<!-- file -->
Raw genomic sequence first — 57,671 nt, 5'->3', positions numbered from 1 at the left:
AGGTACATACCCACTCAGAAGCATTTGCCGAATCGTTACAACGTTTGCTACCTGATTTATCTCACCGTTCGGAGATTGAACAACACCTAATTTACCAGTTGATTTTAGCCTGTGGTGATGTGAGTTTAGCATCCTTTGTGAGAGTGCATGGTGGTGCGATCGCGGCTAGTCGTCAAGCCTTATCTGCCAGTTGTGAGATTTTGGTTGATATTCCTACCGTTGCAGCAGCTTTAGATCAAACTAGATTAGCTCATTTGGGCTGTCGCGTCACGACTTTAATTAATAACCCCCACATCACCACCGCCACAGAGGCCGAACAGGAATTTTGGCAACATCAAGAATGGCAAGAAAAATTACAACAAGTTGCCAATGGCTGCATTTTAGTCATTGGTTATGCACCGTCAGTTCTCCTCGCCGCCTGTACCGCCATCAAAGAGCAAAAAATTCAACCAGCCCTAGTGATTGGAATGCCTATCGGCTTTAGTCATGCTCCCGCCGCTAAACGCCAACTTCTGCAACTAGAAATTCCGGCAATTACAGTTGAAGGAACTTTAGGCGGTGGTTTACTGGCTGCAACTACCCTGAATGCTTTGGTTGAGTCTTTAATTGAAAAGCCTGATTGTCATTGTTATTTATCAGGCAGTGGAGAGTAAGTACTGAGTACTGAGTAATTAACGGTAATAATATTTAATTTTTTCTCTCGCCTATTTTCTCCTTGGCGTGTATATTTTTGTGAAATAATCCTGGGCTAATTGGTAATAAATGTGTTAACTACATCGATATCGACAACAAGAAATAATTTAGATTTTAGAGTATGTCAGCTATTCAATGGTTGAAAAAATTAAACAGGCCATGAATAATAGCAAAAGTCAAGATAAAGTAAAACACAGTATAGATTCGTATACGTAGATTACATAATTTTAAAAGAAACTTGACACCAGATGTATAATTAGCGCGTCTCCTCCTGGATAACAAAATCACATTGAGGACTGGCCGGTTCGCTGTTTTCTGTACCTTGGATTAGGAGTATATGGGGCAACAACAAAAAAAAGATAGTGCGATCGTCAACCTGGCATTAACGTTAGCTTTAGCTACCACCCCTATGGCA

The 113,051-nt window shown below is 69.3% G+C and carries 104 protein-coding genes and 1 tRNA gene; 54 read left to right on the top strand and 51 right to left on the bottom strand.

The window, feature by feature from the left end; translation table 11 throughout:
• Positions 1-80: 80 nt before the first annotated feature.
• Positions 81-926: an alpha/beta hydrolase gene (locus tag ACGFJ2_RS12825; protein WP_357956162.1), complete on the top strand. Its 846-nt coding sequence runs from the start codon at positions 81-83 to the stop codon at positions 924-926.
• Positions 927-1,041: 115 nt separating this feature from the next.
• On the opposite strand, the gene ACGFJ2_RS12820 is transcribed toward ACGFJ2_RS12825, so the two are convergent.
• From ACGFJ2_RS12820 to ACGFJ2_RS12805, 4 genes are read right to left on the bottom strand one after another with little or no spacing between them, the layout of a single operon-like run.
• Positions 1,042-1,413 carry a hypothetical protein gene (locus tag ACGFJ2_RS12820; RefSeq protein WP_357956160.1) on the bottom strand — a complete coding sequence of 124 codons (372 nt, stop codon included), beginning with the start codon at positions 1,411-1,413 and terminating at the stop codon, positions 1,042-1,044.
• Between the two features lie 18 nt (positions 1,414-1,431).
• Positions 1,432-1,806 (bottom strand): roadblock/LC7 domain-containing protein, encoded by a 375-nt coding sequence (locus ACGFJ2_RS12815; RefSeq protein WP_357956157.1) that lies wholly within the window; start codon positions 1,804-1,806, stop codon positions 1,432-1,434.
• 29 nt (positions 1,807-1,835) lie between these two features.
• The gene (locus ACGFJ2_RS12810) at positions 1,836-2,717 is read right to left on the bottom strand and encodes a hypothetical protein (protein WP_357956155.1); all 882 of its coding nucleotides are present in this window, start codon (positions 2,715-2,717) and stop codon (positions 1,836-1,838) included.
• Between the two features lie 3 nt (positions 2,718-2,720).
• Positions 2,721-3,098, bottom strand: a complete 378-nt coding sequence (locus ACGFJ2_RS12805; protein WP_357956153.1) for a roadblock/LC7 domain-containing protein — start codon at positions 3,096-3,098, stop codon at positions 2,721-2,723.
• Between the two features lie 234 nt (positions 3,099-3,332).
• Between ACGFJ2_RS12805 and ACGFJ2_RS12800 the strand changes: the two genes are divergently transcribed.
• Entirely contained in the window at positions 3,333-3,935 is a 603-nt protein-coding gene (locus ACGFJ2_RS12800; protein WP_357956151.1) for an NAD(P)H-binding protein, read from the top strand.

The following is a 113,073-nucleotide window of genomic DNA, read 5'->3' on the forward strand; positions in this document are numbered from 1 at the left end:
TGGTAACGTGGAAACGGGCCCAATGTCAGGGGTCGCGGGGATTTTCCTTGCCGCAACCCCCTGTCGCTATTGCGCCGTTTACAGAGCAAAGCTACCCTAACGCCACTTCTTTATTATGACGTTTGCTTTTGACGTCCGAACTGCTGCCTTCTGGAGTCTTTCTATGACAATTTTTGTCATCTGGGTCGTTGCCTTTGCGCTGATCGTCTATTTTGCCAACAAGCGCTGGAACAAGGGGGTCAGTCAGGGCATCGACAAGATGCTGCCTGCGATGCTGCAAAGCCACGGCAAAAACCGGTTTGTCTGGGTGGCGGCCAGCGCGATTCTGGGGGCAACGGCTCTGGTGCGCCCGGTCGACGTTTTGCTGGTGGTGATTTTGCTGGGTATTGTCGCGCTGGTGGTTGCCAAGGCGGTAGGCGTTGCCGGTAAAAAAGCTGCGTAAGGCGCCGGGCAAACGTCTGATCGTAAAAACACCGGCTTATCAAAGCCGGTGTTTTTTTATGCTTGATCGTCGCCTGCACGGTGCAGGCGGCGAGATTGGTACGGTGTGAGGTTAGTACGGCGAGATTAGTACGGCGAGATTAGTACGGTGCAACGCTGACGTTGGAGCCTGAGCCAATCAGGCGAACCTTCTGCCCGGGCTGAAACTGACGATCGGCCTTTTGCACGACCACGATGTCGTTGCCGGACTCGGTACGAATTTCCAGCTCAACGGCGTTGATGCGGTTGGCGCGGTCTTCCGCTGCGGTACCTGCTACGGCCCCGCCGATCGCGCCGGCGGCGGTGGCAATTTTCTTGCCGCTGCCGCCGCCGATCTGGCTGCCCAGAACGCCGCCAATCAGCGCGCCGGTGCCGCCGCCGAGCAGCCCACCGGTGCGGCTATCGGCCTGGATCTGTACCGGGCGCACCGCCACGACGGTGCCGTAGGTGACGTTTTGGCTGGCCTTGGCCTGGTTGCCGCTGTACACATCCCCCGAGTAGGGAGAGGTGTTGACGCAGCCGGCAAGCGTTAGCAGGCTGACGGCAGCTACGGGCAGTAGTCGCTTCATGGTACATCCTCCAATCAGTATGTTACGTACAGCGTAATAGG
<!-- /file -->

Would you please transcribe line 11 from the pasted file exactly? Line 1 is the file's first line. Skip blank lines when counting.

• Between the two features lie 18 nt (positions 1,414-1,431).